Despite dropping the I-C Title again, Barrett had a decent start to 2015, culminating in WWE’s decision to make him King of the Ring with a hard-fought victory over fellow Englishman Neville. While one would thing a crown would be a step in the right direction for the former bearer of Bad News, he intentionally got himself counted out against Neville in their Payback rematch and embarked in a forgettable and ridiculous feud with R-Truth. Barrett would remain stalled in the shallows until SummerSlam, when he was hastily inserted into the Stardust/Stephen Amell “feud” as Stardust’s “Lords of Darkness” tag team partner. That tandem would be history by the end of the evening, when Barrett was turned on by his partner. Barrett took a brief break to film Eliminators for WWE Studios before reappearing on television by October to form a new tag team with Sheamus. Following Survivor Series, Barrett aligned himself with the Authority and was ushered into the new League of Nations stable by Sheamus along with Rusev and Alberto Del Rio. Wade’s trip from group headliner to corporate lackey was complete in just about six years.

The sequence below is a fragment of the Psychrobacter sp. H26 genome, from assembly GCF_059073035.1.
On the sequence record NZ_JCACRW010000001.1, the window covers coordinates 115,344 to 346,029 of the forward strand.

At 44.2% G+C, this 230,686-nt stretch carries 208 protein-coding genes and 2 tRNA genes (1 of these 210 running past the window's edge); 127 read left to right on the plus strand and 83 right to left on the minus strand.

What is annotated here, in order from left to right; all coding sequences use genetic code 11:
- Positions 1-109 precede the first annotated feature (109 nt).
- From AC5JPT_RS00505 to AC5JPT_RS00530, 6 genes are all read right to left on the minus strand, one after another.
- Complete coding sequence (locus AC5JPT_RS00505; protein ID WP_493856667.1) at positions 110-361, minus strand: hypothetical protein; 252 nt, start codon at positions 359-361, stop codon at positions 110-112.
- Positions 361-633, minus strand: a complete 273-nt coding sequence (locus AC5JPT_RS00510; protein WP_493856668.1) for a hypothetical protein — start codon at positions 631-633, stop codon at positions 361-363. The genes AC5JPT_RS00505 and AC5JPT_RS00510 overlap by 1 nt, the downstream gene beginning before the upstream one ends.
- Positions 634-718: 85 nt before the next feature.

All of this serves to indicate why Barrett likely is more than dissatisfied with his position and overall booking by the company he works for. Even his League role has been half-hearted, as he’s invisible more often than not and rarely involved in high-profile matches other than as an extra hand or overseer. The WWE has unilaterally failed to follow through on much of anything about Barrett, and despite his attempts to broaden his horizons or freshen things up, it seems on the surface that they don’t have plans for him. That’s unfortunate to say the least, as Barrett has shown major skill during his runs with the company and has a giant upside and an interesting backstory. It’s also a thumb in the eye to the current makeover Triple H and friends are trying to achieve, as they attempt to convince us all that times have changed and they are suddenly interested in new and different faces occupying their airtime. If they can’t figure out a launching point for their own inaugural NXT winner, what hope have they? While injuries and other setbacks cannot be blamed on the promotion, their inability to follow through on their own plans is ultimately an Achilles’ heel for them. It’s an ongoing conundrum that has impacted many of their bigger names up and down the roster, and it’s an entirely avoidable one. Making mistakes is part of life and experience, naturally, but indecision is unforgivable and crippling, particularly when you’re tasked with keeping people interested.